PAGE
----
While some patients suffering from a spinal cord injury may be taken into surgery, others may receive a corticosteroid injection that can alleviate the symptoms of a head and neck injury. This injection can improve blood flow, reduce inflammation, and preserve nerve function in the area.
Risks of a Spinal Cord Injury
Although anyone can suffer from a spinal cord injury, there are a few factors that can predispose one to being categorized as at high risk for this type of injury. Spinal cord injuries are often seen in men more than women. About 20% of women in the United States suffer from spinal cord injuries. Age is also a risk factor as those who fall into the category between the ages of 16 to 30 have a higher risk of enduring a head and neck injury.
People who fall in between these ages tend to be categorized at high risk for spinal cord injuries due to mental and physical development. Furthermore, people between the ages of 16 to 30 tend to perform dangerous acts and can be reckless at times.
Many children refuse to use proper headgear and take precaution when riding bikes or other forms of motorized vehicles. Alcohol use is also a leading cause of spinal cord injuries in the United States. Whether you are drinking and driving or fall into the road, alcohol impairs one’s motor skills which can be detrimental.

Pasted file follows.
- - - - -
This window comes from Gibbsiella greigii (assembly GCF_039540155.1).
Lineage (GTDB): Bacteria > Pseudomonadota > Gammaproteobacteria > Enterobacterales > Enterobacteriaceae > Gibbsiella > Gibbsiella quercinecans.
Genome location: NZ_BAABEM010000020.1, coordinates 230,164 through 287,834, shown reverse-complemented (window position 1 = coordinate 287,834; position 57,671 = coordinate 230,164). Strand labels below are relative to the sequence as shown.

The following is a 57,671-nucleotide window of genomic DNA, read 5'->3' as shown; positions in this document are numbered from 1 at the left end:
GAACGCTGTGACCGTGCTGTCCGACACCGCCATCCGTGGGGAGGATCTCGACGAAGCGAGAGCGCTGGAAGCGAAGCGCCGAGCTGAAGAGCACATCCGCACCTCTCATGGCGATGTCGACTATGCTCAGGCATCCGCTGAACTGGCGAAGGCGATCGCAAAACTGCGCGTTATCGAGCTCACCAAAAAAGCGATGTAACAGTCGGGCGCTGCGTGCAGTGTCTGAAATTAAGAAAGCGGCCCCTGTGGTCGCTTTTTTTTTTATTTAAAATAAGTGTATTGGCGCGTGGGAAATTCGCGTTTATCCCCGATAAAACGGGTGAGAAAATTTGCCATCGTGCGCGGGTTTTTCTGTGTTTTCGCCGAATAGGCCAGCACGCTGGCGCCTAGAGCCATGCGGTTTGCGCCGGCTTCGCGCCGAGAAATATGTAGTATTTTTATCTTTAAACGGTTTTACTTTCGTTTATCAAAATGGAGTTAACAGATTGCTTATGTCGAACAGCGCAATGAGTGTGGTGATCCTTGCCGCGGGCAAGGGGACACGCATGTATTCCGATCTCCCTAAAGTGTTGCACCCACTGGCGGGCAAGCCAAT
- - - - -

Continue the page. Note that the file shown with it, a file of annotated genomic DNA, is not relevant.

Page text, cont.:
Preventing a Spinal Cord Injury
There are a few ways that you or a loved one can prevent a spinal cord injury. As mentioned previously, one’s age can place them at a greater risk of suffering a head and neck injury. It is imperative that parents ensure that their children use helmets and knee and elbow pads when riding a bike. Before jumping into the ocean, make sure you check the depth of the water as the time of day can affect sea levels. You should never dive into a pool unless the water is at least twelve feet deep. Read the signs before diving; it could save your life.
Complete spinal cord injuries tend to be permanent while incomplete spinal cord injuries may allow one to regain some function over time. Many patients who suffer from an incomplete spinal cord injury will undergo years of physical therapy and rehabilitation to regain some function.
There are a few treatments that are in the works and development to help patients who have suffered from spinal cord injuries. One treatment is Neural prostheses, which is also known as artificial body parts. A Neural prosthesis replaces a lost or damaged nerve. An electronic device is able to connect the remaining nerves that are still functioning, which may allow one with an incomplete spinal cord injury to regain some movement and strength.
Those who may not be so lucky will have to learn how to use wheelchairs or other forms of transportation for the rest of their lives. One’s life expectancy after a spinal cord injury depends on the severity of the injury. If you or a loved one suffer from a serious spinal cord injury, you will most likely be on a ventilator for the rest of your life.
Many patients will live in pain for the rest of their lives, which can be debilitating and bring about mental health issues. Adapting to life after a spinal cord injury is upsetting and hard. Having a spinal cord injury may change your mobility, but you can still have a good quality of life if you are able to breathe, eat, and talk on your own. Many patients grieve the loss of their past abilities, bringing them to believe that they have little to no purpose in the world.
If you or a loved one feels this way, join a support group and discuss your feelings with a therapist. It is difficult to enjoy life if you are suffering from depression and grief.